"Morgan!" Juanita said, her voice rising. Apparently she had been trying to speak with him for some time, following him down the second floor hallway. Morgavayne paused enough to give her an even look before he started walking again.

"Hey." He said quietly as he moved.

"What's wrong?" She asked, hustling to keep up with Morgavayne's longer stride.

"Nothing." Morgavayne said. Any other day he would have been content to leave it at that and go on about his merry way. Today, for some odd reason, he felt the need to talk about it. He let out a heavy breath as he came to a stop in the middle of the hall. He didn't speak until he had rubbernecked around enough to be sure no one else was listening in. Juanita stood silently at his side, waiting for him to speak. "Giles and I… Had some harsh words."

"Oh." Juanita said, drawing at the word in a manner that told Morgavayne he explained everything. The killer grinned slightly but it did nothing to alleviate his sorrow apparent on his face. Juanita noticed it and her eyes grew concerned. "What did you talk about?" Morgavayne opened his mouth to speak but only blew out a sigh. It should have been easy to say but Morgavayne couldn't bring himself to do it.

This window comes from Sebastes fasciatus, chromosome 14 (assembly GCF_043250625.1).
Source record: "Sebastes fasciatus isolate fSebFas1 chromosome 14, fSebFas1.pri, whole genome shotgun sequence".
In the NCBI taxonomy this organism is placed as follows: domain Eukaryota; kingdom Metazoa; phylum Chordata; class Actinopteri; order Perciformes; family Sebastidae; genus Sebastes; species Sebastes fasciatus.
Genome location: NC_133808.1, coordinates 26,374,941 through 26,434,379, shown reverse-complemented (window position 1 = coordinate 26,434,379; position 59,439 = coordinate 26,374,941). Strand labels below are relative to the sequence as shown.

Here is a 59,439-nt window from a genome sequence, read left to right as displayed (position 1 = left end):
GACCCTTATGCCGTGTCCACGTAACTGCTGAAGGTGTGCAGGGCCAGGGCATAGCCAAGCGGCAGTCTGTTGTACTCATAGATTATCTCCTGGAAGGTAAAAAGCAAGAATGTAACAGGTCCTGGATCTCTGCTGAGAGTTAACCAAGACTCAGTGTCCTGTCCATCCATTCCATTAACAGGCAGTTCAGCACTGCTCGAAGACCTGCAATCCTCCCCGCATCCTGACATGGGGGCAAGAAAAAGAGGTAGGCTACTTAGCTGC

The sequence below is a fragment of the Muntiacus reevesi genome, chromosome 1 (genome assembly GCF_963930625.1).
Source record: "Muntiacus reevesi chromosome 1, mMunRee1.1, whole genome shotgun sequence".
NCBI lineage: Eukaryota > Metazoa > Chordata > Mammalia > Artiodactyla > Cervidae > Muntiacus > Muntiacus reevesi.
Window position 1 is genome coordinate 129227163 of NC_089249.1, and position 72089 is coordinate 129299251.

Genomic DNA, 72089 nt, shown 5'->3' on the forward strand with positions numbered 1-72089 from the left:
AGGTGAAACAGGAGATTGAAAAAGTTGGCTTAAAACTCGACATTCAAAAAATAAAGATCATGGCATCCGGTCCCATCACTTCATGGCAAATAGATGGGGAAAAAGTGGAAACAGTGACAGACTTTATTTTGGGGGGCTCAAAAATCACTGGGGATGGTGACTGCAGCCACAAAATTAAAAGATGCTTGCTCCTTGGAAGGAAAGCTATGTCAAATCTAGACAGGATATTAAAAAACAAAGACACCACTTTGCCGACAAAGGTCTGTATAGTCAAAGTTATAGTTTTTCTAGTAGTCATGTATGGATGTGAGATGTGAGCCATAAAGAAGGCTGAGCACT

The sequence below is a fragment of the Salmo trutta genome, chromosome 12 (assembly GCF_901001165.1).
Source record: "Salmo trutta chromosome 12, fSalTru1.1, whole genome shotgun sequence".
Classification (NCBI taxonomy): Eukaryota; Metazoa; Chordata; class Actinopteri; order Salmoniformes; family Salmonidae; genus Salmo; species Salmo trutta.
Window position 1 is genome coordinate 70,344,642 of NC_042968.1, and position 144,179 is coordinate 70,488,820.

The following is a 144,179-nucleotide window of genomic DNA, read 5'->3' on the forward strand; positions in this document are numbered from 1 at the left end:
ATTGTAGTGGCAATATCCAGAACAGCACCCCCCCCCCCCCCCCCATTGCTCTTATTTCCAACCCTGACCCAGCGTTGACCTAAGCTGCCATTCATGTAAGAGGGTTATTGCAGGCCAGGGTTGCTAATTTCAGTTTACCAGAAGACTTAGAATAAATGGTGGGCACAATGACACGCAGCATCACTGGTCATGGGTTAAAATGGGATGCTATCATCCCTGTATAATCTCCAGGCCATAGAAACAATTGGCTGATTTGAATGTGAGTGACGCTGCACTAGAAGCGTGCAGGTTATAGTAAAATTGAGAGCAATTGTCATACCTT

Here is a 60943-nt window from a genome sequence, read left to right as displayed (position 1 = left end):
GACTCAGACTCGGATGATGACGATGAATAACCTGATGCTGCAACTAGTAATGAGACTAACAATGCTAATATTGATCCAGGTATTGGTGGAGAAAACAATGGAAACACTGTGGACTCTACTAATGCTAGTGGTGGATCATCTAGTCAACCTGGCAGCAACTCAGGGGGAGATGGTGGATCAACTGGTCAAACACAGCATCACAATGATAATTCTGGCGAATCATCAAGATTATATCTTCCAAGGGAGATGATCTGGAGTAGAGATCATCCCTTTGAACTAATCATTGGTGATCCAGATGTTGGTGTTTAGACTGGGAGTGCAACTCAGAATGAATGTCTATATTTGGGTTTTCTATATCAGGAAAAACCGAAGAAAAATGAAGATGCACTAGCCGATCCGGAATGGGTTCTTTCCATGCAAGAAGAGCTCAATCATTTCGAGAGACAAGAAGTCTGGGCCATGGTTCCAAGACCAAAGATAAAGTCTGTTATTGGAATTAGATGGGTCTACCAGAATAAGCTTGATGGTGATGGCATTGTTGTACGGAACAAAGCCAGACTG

"I," He paused to swallow, "I had a daughter, once. It's something of a sensitive subject for me and Giles felt the need to bring it up so I," He twitched his shoulders, "punched him in the face." Juanita let out a quick choke of a laugh and shook her head. It wasn't the reaction Morgavayne expected but it was pleasant enough.

"That man needs to realize that everybody ain't a pussy." She said, a faint smile on her lips. Morgavayne gave her an odd look, demanding an explanation. "He's used to these kids breaking down when he starts spouting off. Crying and hugging and shit like that. He just couldn't see someone reacting the way you did." Her smile widened slightly as she recalled an old memory. "You should have seen his face when I was done with him that first time we talked."